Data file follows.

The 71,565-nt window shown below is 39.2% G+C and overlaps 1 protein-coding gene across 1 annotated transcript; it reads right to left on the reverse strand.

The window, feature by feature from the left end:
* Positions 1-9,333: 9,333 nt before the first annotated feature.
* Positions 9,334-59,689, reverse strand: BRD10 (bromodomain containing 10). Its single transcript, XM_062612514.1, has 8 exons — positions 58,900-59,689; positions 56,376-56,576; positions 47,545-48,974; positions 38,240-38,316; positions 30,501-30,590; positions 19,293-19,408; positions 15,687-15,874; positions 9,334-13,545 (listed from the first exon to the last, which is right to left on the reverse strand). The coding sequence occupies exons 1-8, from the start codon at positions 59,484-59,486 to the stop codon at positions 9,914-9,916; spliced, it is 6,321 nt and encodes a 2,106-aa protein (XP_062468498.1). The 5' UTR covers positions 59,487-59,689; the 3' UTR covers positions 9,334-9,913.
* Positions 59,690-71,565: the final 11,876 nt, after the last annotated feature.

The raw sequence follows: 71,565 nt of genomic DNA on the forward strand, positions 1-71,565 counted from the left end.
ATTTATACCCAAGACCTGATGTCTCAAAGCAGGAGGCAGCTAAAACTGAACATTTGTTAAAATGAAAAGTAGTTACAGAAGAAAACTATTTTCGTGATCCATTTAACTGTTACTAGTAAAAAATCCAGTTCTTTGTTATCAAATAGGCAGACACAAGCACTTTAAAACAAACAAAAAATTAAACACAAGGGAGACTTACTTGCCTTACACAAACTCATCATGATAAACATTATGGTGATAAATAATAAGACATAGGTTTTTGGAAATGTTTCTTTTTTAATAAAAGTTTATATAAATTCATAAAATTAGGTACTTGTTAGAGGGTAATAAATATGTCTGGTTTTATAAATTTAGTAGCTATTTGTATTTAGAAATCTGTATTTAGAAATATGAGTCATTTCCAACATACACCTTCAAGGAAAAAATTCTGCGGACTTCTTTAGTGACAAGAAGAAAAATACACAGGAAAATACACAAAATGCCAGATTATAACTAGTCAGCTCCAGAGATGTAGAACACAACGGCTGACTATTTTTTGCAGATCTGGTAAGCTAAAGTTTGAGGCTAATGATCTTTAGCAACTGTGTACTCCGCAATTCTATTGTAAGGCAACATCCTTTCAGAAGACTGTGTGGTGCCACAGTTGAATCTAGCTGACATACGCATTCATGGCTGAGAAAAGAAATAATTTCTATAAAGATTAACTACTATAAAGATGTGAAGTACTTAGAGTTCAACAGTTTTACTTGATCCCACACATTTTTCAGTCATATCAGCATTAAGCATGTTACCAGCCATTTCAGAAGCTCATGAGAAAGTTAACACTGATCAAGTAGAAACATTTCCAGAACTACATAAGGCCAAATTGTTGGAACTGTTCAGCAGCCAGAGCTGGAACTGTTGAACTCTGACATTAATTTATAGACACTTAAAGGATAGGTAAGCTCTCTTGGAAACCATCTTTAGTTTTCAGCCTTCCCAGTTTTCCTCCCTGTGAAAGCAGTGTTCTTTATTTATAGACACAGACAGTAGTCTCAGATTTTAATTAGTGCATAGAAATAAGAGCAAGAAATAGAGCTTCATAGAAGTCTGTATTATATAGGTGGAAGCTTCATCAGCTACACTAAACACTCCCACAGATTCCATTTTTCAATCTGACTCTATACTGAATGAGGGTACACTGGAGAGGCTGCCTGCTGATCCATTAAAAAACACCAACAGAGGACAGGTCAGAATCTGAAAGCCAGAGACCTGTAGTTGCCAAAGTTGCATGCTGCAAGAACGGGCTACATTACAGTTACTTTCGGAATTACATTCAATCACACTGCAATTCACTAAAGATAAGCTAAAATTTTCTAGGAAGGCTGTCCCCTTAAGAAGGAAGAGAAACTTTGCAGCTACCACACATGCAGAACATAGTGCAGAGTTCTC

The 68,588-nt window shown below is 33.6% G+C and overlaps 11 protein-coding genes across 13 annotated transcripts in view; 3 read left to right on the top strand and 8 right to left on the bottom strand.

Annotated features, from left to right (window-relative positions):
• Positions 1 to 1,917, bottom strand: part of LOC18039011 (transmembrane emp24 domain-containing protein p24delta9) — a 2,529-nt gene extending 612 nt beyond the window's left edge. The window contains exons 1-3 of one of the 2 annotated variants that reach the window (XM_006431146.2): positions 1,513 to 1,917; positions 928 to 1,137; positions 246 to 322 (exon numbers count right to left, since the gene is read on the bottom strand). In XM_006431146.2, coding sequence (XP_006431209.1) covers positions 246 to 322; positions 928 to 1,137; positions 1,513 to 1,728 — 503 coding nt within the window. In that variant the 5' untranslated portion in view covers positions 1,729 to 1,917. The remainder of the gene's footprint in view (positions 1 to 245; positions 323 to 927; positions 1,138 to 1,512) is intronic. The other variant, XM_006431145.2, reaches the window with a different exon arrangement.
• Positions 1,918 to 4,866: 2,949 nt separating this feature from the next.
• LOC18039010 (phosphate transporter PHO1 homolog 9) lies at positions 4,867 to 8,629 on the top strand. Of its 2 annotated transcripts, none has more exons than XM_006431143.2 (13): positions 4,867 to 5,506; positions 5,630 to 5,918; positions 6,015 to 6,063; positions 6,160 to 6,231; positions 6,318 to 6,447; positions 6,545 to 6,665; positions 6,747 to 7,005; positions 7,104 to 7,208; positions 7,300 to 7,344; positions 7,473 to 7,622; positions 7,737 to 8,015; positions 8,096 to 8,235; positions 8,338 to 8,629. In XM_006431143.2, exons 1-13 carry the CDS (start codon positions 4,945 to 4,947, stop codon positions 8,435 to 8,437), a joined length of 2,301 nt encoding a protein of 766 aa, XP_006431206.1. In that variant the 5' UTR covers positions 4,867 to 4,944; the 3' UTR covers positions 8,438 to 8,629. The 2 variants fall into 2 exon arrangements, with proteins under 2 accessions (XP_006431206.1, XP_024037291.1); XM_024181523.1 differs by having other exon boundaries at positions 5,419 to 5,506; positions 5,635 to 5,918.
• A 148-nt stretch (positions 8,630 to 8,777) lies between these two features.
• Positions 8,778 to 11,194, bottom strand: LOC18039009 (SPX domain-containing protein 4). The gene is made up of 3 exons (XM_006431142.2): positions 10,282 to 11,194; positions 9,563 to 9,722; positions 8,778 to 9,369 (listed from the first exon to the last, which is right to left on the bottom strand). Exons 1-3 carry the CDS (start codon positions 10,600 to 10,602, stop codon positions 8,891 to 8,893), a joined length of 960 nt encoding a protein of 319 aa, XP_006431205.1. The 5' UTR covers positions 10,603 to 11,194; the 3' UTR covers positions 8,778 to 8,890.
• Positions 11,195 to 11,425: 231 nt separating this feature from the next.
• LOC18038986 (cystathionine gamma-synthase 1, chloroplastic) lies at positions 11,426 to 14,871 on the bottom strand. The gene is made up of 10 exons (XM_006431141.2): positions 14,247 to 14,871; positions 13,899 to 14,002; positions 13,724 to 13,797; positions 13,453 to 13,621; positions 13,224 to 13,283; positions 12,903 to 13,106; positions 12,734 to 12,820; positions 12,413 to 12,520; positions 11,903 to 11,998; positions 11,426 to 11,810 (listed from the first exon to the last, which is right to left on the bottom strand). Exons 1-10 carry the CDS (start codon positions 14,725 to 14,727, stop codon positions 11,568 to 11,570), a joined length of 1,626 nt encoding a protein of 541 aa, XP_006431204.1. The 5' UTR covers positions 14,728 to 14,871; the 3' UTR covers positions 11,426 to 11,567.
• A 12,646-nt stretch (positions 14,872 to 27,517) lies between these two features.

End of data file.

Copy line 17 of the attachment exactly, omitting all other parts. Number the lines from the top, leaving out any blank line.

• A 12,646-nt stretch (positions 14,872 to 27,517) lies between these two features.